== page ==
We’ve put a lot of work into getting things set up so that we can use SNMP effectively. But now that we’ve installed a fancy node manager and configured agents on all our devices, what can we do? How can we interact with the devices that are out there?
The three basic SNMP operations are snmpget, snmpset, and snmpwalk. They are fairly self-explanatory: snmpget reads a value from a managed device, snmpset sets a value on a device, and snmpwalk reads a portion of the MIB tree from a device. For example, you can use snmpget to query a router and find out its administrative contact (i.e., the person to call if the router appears to be broken), snmpset to change this contact information, and snmpwalk to traverse a MIB to get an idea of which objects the router has implemented or to retrieve status information on all the router’s interfaces.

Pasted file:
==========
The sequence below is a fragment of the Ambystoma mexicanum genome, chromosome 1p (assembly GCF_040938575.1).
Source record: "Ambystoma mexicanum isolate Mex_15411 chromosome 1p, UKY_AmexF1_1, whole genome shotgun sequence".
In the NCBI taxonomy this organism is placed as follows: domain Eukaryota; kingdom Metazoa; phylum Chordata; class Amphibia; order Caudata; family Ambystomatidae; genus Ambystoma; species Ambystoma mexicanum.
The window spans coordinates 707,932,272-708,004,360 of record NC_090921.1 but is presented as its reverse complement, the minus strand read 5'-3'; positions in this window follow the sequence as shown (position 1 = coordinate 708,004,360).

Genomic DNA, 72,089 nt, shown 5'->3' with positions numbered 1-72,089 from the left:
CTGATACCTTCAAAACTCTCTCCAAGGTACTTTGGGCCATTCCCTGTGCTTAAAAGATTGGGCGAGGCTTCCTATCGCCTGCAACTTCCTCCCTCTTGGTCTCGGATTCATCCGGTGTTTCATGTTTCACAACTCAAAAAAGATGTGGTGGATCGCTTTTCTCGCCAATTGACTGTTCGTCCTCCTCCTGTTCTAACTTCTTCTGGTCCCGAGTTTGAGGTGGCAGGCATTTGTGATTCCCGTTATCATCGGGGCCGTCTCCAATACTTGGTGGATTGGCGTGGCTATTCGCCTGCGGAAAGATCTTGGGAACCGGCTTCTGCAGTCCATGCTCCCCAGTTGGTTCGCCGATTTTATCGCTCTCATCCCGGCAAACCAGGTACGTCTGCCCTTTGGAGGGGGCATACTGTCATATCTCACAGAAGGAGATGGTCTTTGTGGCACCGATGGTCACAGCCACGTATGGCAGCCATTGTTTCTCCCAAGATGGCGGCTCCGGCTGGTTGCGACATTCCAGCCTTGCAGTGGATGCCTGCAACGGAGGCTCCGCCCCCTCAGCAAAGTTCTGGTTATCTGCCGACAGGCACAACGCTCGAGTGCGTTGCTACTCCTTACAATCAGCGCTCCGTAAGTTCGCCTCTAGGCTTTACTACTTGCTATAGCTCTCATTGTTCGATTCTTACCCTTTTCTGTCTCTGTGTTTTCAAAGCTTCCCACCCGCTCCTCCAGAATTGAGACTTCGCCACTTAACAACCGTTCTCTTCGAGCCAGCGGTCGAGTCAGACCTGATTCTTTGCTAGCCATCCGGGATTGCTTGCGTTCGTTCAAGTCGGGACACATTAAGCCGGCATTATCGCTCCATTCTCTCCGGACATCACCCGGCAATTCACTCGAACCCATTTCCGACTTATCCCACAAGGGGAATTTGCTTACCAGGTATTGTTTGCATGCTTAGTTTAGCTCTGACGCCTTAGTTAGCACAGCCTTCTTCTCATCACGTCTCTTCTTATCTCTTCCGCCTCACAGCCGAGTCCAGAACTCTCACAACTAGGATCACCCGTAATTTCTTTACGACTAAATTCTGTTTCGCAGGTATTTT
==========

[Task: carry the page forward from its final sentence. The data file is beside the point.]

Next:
This chapter shows you how to use these operations in day-to-day network management. First, we will use Perl to demonstrate how you can set,get, and walkobjects in a script (the nice thing about using Perl is that you can easily extend the simple scripts in this chapter to fit your needs and environment). We will then use HP OpenView and Net-SNMP to perform the same operations, but from the command line. Finally, as an alternative to the command line, we will demonstrate OpenView’s graphical MIB Browser, which has a nice interface for getting, setting and walking MIB data.